Microvascular Filtration in High Flow POTS          (Lower limb Neuropathic POTS)

Home ] Up ] Exercise Intolerance- the Exercise Pressor Reflex in POTS ] Skeletal Muscle Pump ] Normal Leg Venous Capacitance ] Postural Neurocognitive ] Splanchnic Pooling in Normal Flow POTS ] Nitric Oxide Dysfunction in Low Flow POTS ] Angiotensin-II in POTS ] Decreased Upright Cerebral Blood Flow and Cerebral Autoregulation in POTS ] Postural Hyperpnea ] Nitric Oxide is Decreased in Angiotensin-II dependent Low flow POTS but increased along with Splanchnic pooling Neuropathic POTS ] Local Vascular Responses in POTS ] [ Microvascular Filtration in High Flow POTS ] POTS as Thoracic Hypovolemia ]

High flow POTS is related to defective peripheral vasoconstriction of dependent extremities with redistributive hypovolemia. We tested whether enhanced microvascular filtration produces leg enlargement we studied 12 patients aged 13-19 years with POTS and defective leg vasoconstriction and 13 age-matched healthy control subjects using strain gauge plethysmography to measure venous pressure, Pv, forearm and calf blood flow, vascular capacitance, and the microvascular filtration coefficient, Kf. Measurements were made while supine, and at steady state during upright tilt to 35o.

Supine Pv was not different in POTS but upright leg Pv tended to be increased above control. Arm and leg peripheral arterial resistance was decreased supine and upright in POTS compared to controls (p=. 01 upright legs). Supine Кf, was not significantly increased in POTS patients in the forearm but was increased in the calf (9.3±2.2 vs 5.7±2.4 (10-3) ml/100ml/min/mmHg, p=.04) correlating with calf blood flow (rs=0.84, p=.002). Кf was invariant with orthostasis. The hydraulic contribution to upright filtered flow at 35o tilt, the product of Кf and Pv, was approximately twice control (0.41±.09 vs 0.19±.04 ml/100ml/min, p=.04).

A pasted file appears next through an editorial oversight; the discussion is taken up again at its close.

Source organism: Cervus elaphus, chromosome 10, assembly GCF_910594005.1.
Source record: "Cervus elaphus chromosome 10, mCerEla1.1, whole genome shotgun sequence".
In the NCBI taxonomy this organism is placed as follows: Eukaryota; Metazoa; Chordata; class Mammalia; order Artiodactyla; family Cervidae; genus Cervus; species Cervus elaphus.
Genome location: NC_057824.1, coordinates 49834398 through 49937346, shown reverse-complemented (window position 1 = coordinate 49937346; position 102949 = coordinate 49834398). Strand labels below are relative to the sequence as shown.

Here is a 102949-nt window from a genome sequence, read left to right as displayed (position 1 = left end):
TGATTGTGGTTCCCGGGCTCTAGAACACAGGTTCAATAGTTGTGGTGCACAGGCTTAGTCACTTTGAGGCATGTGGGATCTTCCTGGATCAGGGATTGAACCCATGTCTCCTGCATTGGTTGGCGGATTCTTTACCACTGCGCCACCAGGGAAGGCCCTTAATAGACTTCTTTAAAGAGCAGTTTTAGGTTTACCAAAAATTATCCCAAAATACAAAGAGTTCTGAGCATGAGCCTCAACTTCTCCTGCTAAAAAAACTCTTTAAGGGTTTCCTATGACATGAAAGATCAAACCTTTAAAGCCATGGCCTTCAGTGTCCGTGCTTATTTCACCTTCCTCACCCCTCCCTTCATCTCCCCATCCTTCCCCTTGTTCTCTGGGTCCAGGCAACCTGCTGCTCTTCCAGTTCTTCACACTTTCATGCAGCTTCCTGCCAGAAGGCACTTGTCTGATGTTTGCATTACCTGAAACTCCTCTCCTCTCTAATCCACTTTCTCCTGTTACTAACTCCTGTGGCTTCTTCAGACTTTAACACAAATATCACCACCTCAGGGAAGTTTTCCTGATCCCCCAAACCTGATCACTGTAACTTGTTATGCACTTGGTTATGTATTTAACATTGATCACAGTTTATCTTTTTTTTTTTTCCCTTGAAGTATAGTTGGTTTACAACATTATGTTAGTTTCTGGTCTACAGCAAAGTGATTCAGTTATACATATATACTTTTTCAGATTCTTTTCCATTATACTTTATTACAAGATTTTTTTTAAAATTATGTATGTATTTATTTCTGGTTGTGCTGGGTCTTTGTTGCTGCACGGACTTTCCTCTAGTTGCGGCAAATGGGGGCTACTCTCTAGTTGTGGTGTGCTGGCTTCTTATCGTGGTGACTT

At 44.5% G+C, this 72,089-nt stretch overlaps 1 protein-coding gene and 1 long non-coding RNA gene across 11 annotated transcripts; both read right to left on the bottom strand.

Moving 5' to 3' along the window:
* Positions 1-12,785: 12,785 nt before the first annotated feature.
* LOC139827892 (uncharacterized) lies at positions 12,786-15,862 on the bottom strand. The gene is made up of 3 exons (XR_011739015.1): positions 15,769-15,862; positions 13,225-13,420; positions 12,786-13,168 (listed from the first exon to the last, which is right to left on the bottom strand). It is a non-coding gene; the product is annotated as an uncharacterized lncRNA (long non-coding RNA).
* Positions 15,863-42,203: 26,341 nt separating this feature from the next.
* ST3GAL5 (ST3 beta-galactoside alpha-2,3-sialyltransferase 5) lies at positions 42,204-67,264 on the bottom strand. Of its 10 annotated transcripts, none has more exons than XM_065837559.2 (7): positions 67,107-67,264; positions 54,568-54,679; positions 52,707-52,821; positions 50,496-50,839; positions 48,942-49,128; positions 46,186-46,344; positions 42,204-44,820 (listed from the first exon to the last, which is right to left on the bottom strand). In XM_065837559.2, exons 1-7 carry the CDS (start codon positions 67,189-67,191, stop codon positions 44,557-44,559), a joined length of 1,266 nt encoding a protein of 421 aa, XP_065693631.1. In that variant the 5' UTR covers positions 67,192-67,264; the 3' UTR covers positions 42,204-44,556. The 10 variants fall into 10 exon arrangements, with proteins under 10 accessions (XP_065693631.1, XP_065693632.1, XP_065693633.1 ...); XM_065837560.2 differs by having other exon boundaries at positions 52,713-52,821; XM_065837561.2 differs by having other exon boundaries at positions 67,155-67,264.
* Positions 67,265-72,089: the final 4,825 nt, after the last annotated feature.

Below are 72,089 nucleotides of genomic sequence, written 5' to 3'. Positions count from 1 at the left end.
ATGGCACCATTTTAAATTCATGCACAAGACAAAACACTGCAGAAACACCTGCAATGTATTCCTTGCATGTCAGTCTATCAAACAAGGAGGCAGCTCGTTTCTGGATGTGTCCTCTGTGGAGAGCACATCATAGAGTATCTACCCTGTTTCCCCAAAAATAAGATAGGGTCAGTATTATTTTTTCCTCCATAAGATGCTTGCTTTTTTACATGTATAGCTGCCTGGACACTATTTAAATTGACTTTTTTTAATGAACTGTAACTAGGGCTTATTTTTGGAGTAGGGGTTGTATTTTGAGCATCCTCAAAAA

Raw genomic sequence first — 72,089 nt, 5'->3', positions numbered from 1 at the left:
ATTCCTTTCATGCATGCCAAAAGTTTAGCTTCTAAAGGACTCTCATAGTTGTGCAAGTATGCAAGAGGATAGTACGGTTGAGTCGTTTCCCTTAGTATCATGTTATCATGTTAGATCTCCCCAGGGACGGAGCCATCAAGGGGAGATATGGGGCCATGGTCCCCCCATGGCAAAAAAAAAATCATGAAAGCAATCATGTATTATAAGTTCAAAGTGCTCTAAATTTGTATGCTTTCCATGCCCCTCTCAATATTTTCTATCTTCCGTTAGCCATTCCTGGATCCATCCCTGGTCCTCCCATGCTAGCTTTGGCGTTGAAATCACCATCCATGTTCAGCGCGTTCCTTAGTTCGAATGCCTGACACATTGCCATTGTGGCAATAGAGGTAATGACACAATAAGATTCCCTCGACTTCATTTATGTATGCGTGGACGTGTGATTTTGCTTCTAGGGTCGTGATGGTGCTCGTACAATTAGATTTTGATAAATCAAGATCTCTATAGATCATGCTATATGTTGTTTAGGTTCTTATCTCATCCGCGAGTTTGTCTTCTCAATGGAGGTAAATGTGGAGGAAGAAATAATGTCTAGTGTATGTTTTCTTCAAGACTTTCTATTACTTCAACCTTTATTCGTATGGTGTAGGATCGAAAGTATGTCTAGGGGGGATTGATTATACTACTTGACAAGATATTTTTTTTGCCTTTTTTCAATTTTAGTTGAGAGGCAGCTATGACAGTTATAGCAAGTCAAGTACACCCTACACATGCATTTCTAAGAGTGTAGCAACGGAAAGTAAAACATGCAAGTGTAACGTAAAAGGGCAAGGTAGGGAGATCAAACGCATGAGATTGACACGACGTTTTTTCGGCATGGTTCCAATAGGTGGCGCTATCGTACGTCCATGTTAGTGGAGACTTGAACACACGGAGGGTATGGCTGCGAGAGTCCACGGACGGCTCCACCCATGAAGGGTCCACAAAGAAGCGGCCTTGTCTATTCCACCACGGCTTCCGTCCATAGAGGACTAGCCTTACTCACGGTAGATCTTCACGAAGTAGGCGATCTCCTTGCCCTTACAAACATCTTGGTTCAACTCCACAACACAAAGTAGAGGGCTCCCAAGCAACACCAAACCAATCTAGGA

Thus, increased microvascular filtration accounts for enhanced leg swelling in POTS patients with increased arterial blood flow.


A representative supine limb plethysmographic tracing is shown. Blood flow is assessed by sudden venous occlusion shown on the left of the top panel and in expanded detail in the left lower panel. A least squares fit is superimposed to obtain estimates of flow. After measurement of Pv, the limb is pressurized by using 10 mmHg pressure increments beginning at 20mmHg. The change in limb volume for a pressure step from 20 to 30 mmHg is shown in the right lower panel. This has been partitioned into contributions from intravascular capacitance vessel filling and from microvascular filtration.


The figure shows the microvascular filtration relation – the fitted linear relation between limb filtration flow and occlusion cuff pressure. Filtration occurs only above a critical occlusion pressure, Pi. The slope is Κf, the microvascular filtration coefficient. By extrapolation the y-intercept or the normalized filtered flow at zero hydraulic pressure may be obtained which is related to interstitial pressures, oncotic pressure and lymphatic drainage.


Representative volume changes during 35o upright tilt are shown for a POTS patient (in black) and for a healthy control subject (in blue). A linear fit to the curves starting after approximately 5 minutes tilt is superimposed. The slope of the linear portions is greater in the POTS patient. The increased slope indicates the increased magnitude of filtered fluid. When this portion is subtracted by “curve stripping” from the total curve, the residual curves (shown as dotted lines) represent contributions to leg volume from capacitance vessel filling. Thus standing capacity is similar in the POTS patient and in the control subject. These curves are similar for POTS and control subjects.

All supine filtration coefficients, Κf, for all supine subjects are shown. Arm data are shown in the upper panels while leg data are shown in the lower panels. There is a significant correlation between filtration coefficients in the legs of POTS patients compared to control subjects. There is no significant arm correlation.



Exercise Intolerance- the Exercise Pressor Reflex in POTS
Skeletal Muscle Pump
Normal Leg Venous Capacitance
Postural Neurocognitive
Splanchnic Pooling in Normal Flow POTS
Nitric Oxide Dysfunction in Low Flow POTS
Angiotensin-II in POTS
Decreased Upright Cerebral Blood Flow and Cerebral Autoregulation in POTS
Postural Hyperpnea
Nitric Oxide is Decreased in Angiotensin-II dependent Low flow POTS but increased along with Splanchnic pooling Neuropathic POTS
Local Vascular Responses in POTS
Microvascular Filtration in High Flow POTS
POTS as Thoracic Hypovolemia